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Phenocopies in breast cancer 1 (BRCA1) families: implications for genetic counselling
  1. Jacek Gronwald1,
  2. Cezary Cybulski1,
  3. Jan Lubinski1,
  4. Steven A Narod2
  1. 1Department of Genetics and Pathology, International Hereditary Cancer Center, Pomeranian Medical University, Sscsecin, Poland
  2. 2Women’s College Research Institute, University of Toronto, Canada
  1. Correspondence to:
 Dr S A Narod th
 Women’s College Research Institute, 790 Bay Street, 7 Floor, Toronto, Ontario M5G 1N8, Canada; steven.narod{at}

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There is interest in testing the hypothesis that the non-carrier sisters of women with a breast cancer 1 (BRCA1) mutation face a greater than expected risk of breast cancer. Genetic testing on 3568 women with breast cancer under the age of 50 years was performed. These cases were unselected for family history. Genetic testing was offered to 261 sisters of 188 mutation-positive cases. One of 72 mutation-negative sisters was diagnosed with breast cancer. Of the 17 sisters diagnosed with breast cancer, only one was a phenocopy. Thus, we are unable to confirm the hypothesis that the non-carrier sisters of mutation carriers face a risk of breast cancer beyond that of the general population.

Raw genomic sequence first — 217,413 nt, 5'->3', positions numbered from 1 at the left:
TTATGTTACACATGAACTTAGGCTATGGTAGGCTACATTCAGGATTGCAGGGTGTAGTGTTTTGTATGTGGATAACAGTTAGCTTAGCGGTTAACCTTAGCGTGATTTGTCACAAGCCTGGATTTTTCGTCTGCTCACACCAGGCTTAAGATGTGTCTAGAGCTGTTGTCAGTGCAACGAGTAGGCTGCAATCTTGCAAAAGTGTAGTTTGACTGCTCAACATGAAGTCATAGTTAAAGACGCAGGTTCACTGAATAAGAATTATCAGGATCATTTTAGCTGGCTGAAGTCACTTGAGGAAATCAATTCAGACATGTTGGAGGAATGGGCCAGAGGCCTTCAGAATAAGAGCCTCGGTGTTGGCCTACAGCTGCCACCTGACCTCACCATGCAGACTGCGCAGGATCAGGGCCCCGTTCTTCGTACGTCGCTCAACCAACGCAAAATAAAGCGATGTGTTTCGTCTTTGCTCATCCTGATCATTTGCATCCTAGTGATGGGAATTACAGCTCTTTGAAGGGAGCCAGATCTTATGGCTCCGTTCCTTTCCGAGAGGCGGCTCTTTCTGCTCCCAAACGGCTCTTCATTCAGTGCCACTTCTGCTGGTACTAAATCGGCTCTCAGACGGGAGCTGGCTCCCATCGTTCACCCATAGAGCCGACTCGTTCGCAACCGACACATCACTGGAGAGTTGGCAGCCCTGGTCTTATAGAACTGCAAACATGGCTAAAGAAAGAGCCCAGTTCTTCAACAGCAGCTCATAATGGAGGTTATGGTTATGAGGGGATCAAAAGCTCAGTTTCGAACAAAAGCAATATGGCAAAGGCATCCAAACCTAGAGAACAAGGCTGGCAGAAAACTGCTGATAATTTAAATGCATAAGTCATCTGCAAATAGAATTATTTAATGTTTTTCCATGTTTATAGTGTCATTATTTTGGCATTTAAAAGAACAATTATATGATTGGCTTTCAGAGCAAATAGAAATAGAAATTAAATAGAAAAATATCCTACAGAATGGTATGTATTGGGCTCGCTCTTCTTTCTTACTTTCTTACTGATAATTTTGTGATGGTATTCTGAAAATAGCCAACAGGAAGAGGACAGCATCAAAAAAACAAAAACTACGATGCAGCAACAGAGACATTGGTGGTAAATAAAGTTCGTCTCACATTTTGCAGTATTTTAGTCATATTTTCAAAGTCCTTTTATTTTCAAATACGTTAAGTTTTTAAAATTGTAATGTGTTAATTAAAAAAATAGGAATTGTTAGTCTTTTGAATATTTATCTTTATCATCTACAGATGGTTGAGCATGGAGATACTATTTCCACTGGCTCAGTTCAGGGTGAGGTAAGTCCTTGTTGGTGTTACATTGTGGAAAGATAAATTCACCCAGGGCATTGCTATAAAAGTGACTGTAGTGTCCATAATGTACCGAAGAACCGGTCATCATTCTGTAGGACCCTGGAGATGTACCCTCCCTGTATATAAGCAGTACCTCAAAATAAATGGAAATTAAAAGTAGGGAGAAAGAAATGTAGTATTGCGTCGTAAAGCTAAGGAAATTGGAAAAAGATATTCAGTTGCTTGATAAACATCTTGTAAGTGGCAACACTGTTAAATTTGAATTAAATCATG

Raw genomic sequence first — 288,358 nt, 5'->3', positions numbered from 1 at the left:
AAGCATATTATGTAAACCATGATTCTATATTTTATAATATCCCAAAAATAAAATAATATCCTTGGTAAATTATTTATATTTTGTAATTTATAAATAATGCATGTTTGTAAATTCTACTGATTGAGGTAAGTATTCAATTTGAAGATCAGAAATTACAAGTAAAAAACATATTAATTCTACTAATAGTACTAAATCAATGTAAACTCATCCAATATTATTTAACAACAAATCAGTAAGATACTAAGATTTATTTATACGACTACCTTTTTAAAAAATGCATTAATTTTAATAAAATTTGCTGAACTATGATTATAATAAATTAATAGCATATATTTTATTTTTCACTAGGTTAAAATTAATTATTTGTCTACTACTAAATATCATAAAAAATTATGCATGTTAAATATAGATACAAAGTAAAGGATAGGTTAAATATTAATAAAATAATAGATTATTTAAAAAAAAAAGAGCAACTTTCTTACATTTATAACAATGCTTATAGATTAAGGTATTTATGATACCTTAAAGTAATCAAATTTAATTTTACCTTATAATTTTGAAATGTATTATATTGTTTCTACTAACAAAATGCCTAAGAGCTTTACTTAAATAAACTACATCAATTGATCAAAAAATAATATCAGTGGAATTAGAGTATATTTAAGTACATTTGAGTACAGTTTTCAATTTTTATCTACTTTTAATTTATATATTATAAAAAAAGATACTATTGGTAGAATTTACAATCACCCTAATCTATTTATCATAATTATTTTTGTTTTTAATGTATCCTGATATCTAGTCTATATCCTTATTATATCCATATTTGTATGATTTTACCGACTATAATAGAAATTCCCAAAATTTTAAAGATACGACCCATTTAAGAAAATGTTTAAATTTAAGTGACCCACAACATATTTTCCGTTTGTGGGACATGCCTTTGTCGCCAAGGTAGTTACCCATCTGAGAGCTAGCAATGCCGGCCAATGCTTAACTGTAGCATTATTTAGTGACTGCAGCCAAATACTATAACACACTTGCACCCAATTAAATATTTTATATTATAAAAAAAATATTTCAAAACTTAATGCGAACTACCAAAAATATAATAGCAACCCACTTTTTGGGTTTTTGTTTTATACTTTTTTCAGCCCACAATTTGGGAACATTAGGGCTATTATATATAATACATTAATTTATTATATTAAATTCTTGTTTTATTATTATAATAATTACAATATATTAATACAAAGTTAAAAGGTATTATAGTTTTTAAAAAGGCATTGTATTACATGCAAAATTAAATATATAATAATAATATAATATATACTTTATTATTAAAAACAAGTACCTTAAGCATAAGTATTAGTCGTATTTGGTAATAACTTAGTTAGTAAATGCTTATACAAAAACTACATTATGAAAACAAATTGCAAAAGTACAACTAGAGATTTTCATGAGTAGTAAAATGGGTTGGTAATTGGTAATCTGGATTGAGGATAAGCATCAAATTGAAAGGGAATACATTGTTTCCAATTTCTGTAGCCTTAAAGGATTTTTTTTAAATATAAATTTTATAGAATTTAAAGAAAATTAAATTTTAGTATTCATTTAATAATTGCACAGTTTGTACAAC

In the process of counselling women from families with a known breast cancer 1 (BRCA1) mutation, we often encounter healthy women who are found to have a negative test. This is usually a source of great relief for the woman, and traditionally the genetic counsellor or physician offers the opinion that the residual risk is low—that is, approximately that of women in the general population. In Canada and the USA, the risk to the population is approximately 8% to age 75 years, and in Poland it is about 5%. In a recent paper from the UK, Smith and colleagues suggest that the residual risk is, in fact, much greater than this. They estimate that the risk of breast cancer …

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  • Competing interests: None declared.